Gorilla/Runlength Encoding with 63 or Fewer Repetitions

Gorilla encoding specifies behaviour to handle repetition of values, but that behaviour has not been implemented.

Instead, when there is is repetition of values, but when the number of repetitions is 63 or less, each value is encoded as if it were a single value with no repetition (and so a great deal of compression is lost, as Gorilla encodes repeated values using a single bit).

The normal, simple and obvious method for encoding repeated values is to have a single copy of the value, and then a count of the number of repetitions. I have no idea why it was not used.

Runlength Encoding with Positive Integer Power of 2 Repetitions

This method is used when there is repetition of values, and the number of repetitions is positive integer power of 2, e.g. 64, 128, 256, etc.

(This encoding method handles a maximum of 16384 repetitions. When there are more repetitions than this, they are encoded as blocks of 16384 repetitions, with the final block probably not a power of 2, and so handled by one of the other encoding methods.)

With this method, the value being encoded makes no difference to the number of rows in a block (unlike the other three methods).

This method fits the most rows into a block, and in fact can fit

*billions*of rows into a single block, which is extremely dangerous, as Redshift normally can materialize rows only on a per-block basis, and so any query which causes any rows in such a block to need to be materialized causes*all*the rows in the block to be materialized.It has been possible to develop math to exactly predict the behaviour of this encoding method, and so to be able to exactly predict (as is then proved with the test suite) the maximum possible number of rows per block for the different data types.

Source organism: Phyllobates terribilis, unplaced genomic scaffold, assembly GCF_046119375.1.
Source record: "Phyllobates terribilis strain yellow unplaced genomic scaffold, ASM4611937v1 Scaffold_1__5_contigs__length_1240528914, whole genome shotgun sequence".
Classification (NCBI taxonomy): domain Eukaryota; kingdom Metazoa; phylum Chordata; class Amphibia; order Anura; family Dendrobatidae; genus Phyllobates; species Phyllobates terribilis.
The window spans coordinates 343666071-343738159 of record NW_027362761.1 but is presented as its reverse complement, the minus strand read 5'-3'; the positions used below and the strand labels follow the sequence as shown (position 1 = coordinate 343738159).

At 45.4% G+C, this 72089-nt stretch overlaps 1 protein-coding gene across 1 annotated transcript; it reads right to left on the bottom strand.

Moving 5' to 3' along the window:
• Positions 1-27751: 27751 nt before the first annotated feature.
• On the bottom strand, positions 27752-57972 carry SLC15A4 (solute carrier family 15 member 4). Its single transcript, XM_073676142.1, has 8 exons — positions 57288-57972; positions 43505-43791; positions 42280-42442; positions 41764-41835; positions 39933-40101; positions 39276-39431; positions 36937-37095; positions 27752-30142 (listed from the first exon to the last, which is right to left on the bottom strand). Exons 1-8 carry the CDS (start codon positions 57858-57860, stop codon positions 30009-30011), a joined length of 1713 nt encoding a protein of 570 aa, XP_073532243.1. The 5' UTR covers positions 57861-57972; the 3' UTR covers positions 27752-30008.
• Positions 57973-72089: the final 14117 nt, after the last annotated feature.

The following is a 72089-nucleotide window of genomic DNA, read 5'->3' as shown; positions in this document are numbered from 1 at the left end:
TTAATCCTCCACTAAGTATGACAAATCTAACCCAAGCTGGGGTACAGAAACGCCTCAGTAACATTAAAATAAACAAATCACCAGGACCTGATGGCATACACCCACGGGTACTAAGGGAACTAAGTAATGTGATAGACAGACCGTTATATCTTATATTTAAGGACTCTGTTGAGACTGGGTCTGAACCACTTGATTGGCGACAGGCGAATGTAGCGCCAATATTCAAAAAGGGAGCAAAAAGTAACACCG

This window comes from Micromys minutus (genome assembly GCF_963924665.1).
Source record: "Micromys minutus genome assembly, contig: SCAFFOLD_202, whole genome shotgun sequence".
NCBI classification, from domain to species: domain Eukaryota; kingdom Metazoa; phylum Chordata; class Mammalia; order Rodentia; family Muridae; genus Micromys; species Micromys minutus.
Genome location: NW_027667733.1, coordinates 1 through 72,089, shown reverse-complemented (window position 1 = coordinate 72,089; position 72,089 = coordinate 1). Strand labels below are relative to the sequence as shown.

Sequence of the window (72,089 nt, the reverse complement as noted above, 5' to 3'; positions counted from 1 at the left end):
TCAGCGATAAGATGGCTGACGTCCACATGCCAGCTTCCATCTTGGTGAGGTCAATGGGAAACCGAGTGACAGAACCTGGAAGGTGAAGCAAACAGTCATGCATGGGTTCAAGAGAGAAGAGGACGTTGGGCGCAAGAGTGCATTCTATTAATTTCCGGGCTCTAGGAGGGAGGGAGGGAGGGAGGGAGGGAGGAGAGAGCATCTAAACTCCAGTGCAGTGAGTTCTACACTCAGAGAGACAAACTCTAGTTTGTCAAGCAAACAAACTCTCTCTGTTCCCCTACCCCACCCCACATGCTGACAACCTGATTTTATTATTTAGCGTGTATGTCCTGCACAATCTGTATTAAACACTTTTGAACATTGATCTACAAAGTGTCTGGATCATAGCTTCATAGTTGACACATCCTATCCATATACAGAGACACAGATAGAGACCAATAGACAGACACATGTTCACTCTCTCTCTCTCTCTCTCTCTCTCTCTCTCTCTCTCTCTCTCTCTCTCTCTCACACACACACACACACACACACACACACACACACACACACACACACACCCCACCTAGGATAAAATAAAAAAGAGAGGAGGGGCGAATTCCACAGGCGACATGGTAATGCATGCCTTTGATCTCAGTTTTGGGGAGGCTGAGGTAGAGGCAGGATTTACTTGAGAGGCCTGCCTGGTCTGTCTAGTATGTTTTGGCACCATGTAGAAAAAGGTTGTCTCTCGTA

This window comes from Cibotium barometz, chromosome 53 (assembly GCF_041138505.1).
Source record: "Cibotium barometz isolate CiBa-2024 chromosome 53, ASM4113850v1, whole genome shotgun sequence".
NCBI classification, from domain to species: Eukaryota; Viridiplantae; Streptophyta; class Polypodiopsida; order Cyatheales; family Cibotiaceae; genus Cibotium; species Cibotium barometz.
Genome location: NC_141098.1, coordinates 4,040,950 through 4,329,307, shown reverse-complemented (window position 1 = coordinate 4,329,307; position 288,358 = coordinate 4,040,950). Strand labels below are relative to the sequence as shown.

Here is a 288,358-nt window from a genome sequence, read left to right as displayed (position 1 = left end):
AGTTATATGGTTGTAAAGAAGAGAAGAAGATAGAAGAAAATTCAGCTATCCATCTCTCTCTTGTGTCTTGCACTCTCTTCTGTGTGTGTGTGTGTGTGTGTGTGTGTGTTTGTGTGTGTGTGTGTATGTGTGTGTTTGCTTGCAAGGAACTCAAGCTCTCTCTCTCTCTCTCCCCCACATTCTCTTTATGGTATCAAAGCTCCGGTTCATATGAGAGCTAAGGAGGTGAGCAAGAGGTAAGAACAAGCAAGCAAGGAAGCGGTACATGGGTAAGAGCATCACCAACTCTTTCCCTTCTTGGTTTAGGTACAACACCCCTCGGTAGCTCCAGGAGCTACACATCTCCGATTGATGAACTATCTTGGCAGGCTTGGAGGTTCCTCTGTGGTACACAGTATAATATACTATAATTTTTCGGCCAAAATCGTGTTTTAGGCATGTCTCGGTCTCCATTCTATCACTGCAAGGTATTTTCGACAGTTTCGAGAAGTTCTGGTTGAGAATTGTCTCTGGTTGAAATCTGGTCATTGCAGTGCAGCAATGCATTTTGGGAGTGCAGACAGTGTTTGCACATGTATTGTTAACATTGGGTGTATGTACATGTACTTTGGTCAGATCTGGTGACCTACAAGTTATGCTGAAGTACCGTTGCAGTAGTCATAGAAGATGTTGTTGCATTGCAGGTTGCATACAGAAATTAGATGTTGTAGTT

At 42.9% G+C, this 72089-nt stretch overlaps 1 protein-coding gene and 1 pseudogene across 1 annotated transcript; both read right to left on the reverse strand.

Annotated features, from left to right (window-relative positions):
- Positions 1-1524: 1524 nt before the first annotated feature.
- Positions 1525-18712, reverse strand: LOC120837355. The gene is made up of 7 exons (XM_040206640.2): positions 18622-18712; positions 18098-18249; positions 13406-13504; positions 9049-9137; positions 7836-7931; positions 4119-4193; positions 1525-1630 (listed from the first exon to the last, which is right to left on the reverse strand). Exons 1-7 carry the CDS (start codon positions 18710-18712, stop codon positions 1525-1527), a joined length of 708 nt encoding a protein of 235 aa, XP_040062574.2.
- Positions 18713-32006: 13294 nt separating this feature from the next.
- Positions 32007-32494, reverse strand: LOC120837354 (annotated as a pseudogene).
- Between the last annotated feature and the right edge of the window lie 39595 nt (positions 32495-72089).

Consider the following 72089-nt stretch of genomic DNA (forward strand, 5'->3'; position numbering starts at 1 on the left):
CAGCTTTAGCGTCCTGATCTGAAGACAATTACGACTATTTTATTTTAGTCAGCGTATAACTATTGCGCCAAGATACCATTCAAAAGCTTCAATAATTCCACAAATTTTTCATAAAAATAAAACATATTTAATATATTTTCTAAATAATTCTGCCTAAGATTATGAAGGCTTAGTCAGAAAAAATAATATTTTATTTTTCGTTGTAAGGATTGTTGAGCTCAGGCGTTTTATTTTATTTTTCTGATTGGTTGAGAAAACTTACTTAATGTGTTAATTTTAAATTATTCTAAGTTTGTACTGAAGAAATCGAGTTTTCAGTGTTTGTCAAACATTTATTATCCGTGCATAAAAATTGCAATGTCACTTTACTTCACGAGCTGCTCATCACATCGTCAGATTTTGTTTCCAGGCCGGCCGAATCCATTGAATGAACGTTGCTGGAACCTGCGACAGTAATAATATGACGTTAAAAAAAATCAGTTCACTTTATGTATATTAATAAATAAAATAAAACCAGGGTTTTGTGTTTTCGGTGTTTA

As before, the normal, simple and obvious method for encoding repeated values is to have a single copy of the value, and then a count of the number of repetitions. I have no idea why it was not used.

Gorilla/Runlength Encoding with 65 or More Repetitions

This method is used when there is repetition of values, but when the number of repetitions is 65 or more

*and*the number of repetitions is not a positive integer power of 2 (as when this is the case, method #3 is used).With this method, both the value being encoded makes a difference to the number of rows in a block (as is normal with Gorilla encoding), but also the

*bit pattern*of the number of repetitions makes a difference,*and*the actual number of repetitions makes a difference (the bit pattern makes a difference in the number of leading and trailing zeros, and so affects encoding in a way which is different to its actual, numeric value), and as such increasing the number of repetitions often*decreases*the number of rows encoded per block, because the bit pattern becomes less favourable.This is crazy. It is difficult to reason about, and it’s worse in every way than the normal, simple and obvious method for encoding repeated values, by having a single copy of the value, and then a count of the number of repetitions. I have no idea why it was not used.

It looks like this encoding method behaves for the first 64 repetitions in the same way as method #2 (so there is no extra compression beyond Gorilla encoding with its repetition handling removed), but after that, as the number of extra repetitions increases (and depending on the bit pattern of the number of repetitions), there is an increasing gain in the number of rows per block.

So, I will begin with the simplest and the sensible part of
`AZ64`

.

As far as I can tell, when the data values have *no*
repetition (so each value differs from the previous value),
`AZ64`

encodes using the Gorilla encoding method from
Facebook, published in 2015, PDF available here.

(Note Gorilla encoding specifically supports highly efficient compression where there is repetition, but as I will explain it looks to me this functionality has been removed from this implementation.)

At this point I need to explain how Gorilla encoding works.